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    Recorded during the same mop-up session as “Work Is a Four-Letter Word”, this slight ditty about the virtues of hiding your emotions doubles as a snide critique (reportedly of Marr) that you can almost picture Morrissey delivering with his eyes locked on his frenemy guitarist. In addition to tossing gas on the sparks in the already-tense room, the song also opens with a whistle solo that, once it gets stuck in your head, will do exactly the same to your brain. –Tyler Clark

    Peak Morrissey: “I keep mine hidden/ But it’s so easy for you/ Because you let yours flail/ Into public view”


    62. “Wonderful Woman”

    “This Charming Man” B-side (1983)

    It wouldn’t be Morrissey if this song were truly an ode to a wonderful woman, but the powerful, heartless woman who magically controls the man’s every desire is perhaps a better character anyway. –Mary Kate McGrath

    Peak Morrissey: “Ice water for blood/ With neither heart or spine/ And then just to pass time/ Let us go and rob the blind”


    61. “Well I Wonder”

    Meat Is Murder (1985)

    Morrissey’s cadence is well on display in this ballad describing crossing paths with a romantic interest. Andy Rourke’s punchy bass infuses a much-needed feeling of urgency into what’s otherwise a classic Smiths slow-burner. –TJ Kliebhan

    Peak Morrissey: “Well I wonder/ Do you see me when we pass?/ I half-die”


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    60. “Vicar in a Tutu”

    The Queen Is Dead (1986)

    Morrissey loves nothing more than tweaking the hypocrisies of the church, except perhaps sticking up for the unloved misfits of the world. On “Vicar in a Tutu”, he tries to do both and alternates between rooting for and ridiculing the titular clergyman over one of the band’s not-infrequent dips into the world of country-western guitar. Unfortunately, these competing impulses never quit gel and instead combine to form the least essential track on the nearly flawless The Queen Is Dead. –Tyler Clark

    Peak Morrissey: “The monkish monsignor/ With a head full of plaster/ Said, ‘My man, get your vile soul dry-cleaned'”


    59. “Pretty Girls Make Graves”

    The Smiths (1984)

    This song is a coded critique of hetero society, but it once again uses a cruel woman to convey this message. In the final chorus, Morrissey moans, “I lost my faith in womanhood,” as if the listener might not have known. –Mary Kate McGrath

    Peak Morrissey: “And sorrow’s native son/ He will not smile for anyone”


    58. “You’ve Got Everything Now”

    The Smiths (1984)

    There may not be a better way to sum up The Smiths’ lyrical themes than “Oh, what a terrible mess I’ve made of my life.” Despite that outlier, the song is mostly an exercise in the rebellious strut the band prided themselves on. –TJ Kliebhan

    Peak Morrissey: “No, I’ve never had a job/ Because I’ve never wanted one”


    57. “Suffer Little Children”

    The Smiths (1984)

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    A Tom Waits-esque murder ballad ends The Smiths’ classic debut record by recounting the haunting Moors Murders that took place in the band’s hometown of Manchester in the 1980s. The sinister laughing children that echo in the background of this track earn it a spot among the most unsettling in The Smiths’ whole catalog. –TJ Kliebhan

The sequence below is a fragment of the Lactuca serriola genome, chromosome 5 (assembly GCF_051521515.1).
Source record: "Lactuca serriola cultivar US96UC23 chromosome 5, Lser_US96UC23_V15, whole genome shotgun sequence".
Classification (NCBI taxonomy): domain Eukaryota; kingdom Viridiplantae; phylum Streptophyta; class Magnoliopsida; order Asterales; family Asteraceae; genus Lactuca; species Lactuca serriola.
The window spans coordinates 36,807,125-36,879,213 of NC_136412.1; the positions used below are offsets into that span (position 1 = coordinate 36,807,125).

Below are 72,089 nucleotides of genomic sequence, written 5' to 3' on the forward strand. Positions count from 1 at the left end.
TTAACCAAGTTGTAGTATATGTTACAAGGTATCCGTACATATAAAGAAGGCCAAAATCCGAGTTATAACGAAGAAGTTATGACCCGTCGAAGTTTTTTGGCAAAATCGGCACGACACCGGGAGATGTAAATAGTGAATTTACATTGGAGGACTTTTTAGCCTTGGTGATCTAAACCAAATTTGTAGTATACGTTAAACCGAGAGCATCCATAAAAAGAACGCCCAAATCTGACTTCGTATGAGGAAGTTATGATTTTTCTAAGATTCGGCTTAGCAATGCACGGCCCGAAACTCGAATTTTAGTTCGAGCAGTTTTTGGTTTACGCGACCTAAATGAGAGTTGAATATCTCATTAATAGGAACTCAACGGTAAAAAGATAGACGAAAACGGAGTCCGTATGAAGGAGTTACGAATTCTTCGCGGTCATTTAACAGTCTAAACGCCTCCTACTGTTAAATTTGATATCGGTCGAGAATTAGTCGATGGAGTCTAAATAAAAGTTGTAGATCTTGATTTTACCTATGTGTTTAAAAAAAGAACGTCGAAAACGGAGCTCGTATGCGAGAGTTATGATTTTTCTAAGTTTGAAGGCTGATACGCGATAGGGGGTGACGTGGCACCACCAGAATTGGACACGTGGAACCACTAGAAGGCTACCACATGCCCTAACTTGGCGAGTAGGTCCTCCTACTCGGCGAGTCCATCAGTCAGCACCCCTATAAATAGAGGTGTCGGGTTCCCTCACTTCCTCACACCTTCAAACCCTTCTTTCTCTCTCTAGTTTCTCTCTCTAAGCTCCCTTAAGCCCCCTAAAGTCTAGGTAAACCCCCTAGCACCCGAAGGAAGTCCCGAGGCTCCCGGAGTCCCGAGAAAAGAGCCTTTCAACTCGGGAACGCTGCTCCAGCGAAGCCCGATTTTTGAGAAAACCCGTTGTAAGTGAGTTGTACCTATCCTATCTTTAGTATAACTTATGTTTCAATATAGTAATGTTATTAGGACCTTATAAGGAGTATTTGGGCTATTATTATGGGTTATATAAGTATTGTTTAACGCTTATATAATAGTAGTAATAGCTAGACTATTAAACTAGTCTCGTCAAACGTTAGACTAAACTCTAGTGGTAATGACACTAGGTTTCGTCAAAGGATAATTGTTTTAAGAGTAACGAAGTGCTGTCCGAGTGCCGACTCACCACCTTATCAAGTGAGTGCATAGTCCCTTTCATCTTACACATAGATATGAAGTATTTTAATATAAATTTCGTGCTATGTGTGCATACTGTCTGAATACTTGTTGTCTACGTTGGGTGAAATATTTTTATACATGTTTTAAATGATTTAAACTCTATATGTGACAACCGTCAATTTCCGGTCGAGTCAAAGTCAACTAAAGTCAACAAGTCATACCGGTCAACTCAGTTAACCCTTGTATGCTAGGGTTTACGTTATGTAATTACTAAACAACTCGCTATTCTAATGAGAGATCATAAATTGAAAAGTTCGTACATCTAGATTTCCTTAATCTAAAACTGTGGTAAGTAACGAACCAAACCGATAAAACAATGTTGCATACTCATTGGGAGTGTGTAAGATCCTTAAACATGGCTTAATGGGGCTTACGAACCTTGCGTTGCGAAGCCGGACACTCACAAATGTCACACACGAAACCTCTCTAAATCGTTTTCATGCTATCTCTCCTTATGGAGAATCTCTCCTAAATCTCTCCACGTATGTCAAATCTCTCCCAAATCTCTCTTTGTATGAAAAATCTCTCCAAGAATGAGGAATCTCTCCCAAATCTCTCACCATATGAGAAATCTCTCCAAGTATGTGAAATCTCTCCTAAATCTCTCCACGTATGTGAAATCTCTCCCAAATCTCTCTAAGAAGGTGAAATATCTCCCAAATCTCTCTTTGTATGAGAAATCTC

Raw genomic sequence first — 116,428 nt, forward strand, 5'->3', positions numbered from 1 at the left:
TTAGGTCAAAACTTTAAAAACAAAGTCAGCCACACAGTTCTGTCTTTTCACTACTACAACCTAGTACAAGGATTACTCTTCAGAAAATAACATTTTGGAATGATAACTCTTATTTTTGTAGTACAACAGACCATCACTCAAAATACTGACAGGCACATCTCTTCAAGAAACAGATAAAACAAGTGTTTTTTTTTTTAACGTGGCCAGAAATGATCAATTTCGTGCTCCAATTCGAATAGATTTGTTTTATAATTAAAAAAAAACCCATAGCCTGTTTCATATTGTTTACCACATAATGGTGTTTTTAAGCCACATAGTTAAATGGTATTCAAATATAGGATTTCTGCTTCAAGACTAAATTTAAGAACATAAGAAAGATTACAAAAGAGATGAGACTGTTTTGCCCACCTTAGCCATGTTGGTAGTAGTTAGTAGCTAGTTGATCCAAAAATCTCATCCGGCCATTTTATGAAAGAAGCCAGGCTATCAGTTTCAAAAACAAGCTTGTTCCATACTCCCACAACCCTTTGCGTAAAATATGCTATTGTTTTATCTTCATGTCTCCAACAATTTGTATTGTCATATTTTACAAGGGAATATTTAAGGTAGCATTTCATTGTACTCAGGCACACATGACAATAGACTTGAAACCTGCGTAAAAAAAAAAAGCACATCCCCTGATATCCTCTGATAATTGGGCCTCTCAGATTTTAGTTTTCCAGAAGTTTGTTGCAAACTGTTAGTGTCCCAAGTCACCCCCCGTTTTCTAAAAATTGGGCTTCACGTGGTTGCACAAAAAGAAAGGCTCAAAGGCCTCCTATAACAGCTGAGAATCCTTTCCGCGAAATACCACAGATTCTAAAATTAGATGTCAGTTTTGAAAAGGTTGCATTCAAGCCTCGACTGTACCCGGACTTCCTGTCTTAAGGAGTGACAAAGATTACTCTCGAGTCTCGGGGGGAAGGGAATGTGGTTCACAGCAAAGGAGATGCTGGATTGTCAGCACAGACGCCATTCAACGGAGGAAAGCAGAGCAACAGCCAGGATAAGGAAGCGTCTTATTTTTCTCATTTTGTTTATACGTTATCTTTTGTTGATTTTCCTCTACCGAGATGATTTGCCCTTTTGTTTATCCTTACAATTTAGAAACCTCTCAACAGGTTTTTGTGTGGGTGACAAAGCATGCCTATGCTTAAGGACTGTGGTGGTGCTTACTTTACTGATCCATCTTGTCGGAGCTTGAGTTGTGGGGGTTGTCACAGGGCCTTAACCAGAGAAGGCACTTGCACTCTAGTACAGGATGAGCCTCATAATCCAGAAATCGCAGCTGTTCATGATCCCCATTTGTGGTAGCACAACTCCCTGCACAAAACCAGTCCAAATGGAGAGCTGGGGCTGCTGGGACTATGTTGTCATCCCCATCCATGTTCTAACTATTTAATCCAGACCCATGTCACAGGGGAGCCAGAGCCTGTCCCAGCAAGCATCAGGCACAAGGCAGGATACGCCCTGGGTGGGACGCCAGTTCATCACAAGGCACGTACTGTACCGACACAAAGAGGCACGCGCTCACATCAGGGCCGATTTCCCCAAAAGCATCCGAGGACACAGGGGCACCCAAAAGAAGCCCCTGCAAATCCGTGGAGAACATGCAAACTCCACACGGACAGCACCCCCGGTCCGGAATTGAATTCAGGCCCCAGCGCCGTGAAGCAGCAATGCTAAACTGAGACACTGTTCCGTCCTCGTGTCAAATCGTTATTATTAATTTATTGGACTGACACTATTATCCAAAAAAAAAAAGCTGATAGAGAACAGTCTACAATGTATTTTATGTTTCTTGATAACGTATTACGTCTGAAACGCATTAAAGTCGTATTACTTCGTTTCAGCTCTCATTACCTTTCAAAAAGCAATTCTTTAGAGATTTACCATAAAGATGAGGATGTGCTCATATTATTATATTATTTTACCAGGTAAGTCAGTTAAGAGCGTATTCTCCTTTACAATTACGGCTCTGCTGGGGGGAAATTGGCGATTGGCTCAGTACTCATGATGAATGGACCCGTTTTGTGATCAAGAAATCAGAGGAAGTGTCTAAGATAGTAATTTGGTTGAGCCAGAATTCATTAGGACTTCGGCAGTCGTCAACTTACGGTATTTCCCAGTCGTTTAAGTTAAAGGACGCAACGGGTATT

Peak Morrissey: “You might sleep/ But you will never dream”


    56. “I Won’t Share You”

    Strangeways, Here We Come (1987)

    The song that displaced “Last Night I Dreamt That Somebody Loved Me” as the closing track to Strangeways, Here We Come is built around a chord progression echoed elsewhere in The Smiths catalog. The difference here is that it’s played on an autoharp, the sound of which serves as an uncannily appropriate complement to Morrissey’s fragile, wounded ego. “I won’t share you,” he sings, and for a second we imagine this to be another of his obsessive love songs. But then he continues: “…with the drive and ambition/ The zeal I feel/ This is my time.” Ouch. Talk about sweeping the rug out from under our feet. –Collin Brennan

    Peak Morrissey: “Has the Perrier gone/ Straight to my head/ Or is life sick and cruel, instead?”


    55. “London”

    “Shoplifters of the World Unite” B-side (1987)

    On “London”, Moz assumes the role of a rotten Jiminy Cricket, by turns tempting his young ward-listeners with the promise of the jealousy-inducing life that awaits in the big city and then immediately undercutting the message with a well-timed “Do you think you’ve made the right decision this time?” As Morrissey sows doubt, Marr and co. become the chugging train and propel this uncharacteristically hard-charging song towards Euston Station and a life where the new arrivals will still be sad, but about more expensive things. –Tyler Clark

    Peak Morrissey: “You left your tired family grieving/ And you think they’re sad because you’re leaving/ But did you see jealousy in the eyes/ Of the ones who had to stay behind?”


    54. “The Hand That Rocks the Cradle”

    The Smiths (1984)

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    One of the first songs written by Marr and Morrissey, this track is both a horror movie and a love song, presenting a series of terrifying situations told in poetic alliterations. –Mary Kate McGrath

    Peak Morrissey: “My life down I shall lie/ If the bogey-man should try/ To play tricks on your sacred mind/ To tease, torment, and tantalize”


    53. “A Rush and a Push and the Land Is Ours”

    Strangeways, Here We Come (1987)

    The lead track from Strangeways, Here We Come sets the tone for the record’s advanced theatricality and expanded sonic palette with an unexpected trick: the complete lack of guitars. For his part, Moz continues his obsession with Oscar Wilde in ways both obvious and subtle; in addition to channeling the poet’s world-weary ennui, Moz also paraphrases his title from Wilde’s mother, whose poems about the potential of a republican takeover of Ireland mirrored The Smiths’ own spotlight-grabbing ambitions at the top of the record industry. –Tyler Clark

    Peak Morrissey: “And people who are uglier than you and I/ They take what they need, and just leave”


    52. “Unhappy Birthday”

    Strangeways, Here We Come (1987)